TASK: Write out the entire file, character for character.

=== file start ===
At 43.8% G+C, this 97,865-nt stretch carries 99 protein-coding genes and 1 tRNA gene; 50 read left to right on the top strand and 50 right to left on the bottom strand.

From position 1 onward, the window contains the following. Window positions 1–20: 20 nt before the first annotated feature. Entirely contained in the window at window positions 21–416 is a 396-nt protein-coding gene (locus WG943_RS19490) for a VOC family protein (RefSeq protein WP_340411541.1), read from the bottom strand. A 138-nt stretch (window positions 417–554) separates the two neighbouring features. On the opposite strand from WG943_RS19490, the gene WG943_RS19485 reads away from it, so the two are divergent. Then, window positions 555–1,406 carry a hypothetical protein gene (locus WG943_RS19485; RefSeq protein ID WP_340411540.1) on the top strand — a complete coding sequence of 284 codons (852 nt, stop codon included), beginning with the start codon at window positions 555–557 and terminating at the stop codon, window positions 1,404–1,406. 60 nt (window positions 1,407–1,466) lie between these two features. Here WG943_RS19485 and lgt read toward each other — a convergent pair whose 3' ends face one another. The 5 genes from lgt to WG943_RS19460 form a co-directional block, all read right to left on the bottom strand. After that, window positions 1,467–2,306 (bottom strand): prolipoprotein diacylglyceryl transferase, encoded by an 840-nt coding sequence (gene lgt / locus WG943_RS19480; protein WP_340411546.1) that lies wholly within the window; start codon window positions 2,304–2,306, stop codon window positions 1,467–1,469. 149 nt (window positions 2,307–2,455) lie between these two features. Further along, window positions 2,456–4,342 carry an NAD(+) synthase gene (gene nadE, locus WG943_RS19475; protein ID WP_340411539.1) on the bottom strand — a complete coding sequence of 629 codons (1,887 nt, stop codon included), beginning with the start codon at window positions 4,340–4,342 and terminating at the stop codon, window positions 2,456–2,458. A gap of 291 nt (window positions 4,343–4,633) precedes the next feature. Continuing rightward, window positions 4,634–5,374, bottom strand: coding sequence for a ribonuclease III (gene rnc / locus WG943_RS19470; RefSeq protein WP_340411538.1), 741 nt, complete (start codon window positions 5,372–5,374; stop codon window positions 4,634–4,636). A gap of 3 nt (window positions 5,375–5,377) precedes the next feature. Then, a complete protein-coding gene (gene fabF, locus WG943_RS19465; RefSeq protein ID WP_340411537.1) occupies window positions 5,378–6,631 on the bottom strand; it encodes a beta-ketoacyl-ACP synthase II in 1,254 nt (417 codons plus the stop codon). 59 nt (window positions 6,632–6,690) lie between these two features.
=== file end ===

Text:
At 43.8% G+C, this 97,865-nt stretch carries 99 protein-coding genes and 1 tRNA gene; 50 read left to right on the top strand and 50 right to left on the bottom strand.

From position 1 onward, the window contains the following. Window positions 1–20: 20 nt before the first annotated feature. Entirely contained in the window at window positions 21–416 is a 396-nt protein-coding gene (locus WG943_RS19490) for a VOC family protein (RefSeq protein WP_340411541.1), read from the bottom strand. A 138-nt stretch (window positions 417–554) separates the two neighbouring features. On the opposite strand from WG943_RS19490, the gene WG943_RS19485 reads away from it, so the two are divergent. Then, window positions 555–1,406 carry a hypothetical protein gene (locus WG943_RS19485; RefSeq protein ID WP_340411540.1) on the top strand — a complete coding sequence of 284 codons (852 nt, stop codon included), beginning with the start codon at window positions 555–557 and terminating at the stop codon, window positions 1,404–1,406. 60 nt (window positions 1,407–1,466) lie between these two features. Here WG943_RS19485 and lgt read toward each other — a convergent pair whose 3' ends face one another. The 5 genes from lgt to WG943_RS19460 form a co-directional block, all read right to left on the bottom strand. After that, window positions 1,467–2,306 (bottom strand): prolipoprotein diacylglyceryl transferase, encoded by an 840-nt coding sequence (gene lgt / locus WG943_RS19480; protein WP_340411546.1) that lies wholly within the window; start codon window positions 2,304–2,306, stop codon window positions 1,467–1,469. 149 nt (window positions 2,307–2,455) lie between these two features. Further along, window positions 2,456–4,342 carry an NAD(+) synthase gene (gene nadE, locus WG943_RS19475; protein ID WP_340411539.1) on the bottom strand — a complete coding sequence of 629 codons (1,887 nt, stop codon included), beginning with the start codon at window positions 4,340–4,342 and terminating at the stop codon, window positions 2,456–2,458. A gap of 291 nt (window positions 4,343–4,633) precedes the next feature. Continuing rightward, window positions 4,634–5,374, bottom strand: coding sequence for a ribonuclease III (gene rnc / locus WG943_RS19470; RefSeq protein WP_340411538.1), 741 nt, complete (start codon window positions 5,372–5,374; stop codon window positions 4,634–4,636). A gap of 3 nt (window positions 5,375–5,377) precedes the next feature. Then, a complete protein-coding gene (gene fabF, locus WG943_RS19465; RefSeq protein ID WP_340411537.1) occupies window positions 5,378–6,631 on the bottom strand; it encodes a beta-ketoacyl-ACP synthase II in 1,254 nt (417 codons plus the stop codon). 59 nt (window positions 6,632–6,690) lie between these two features.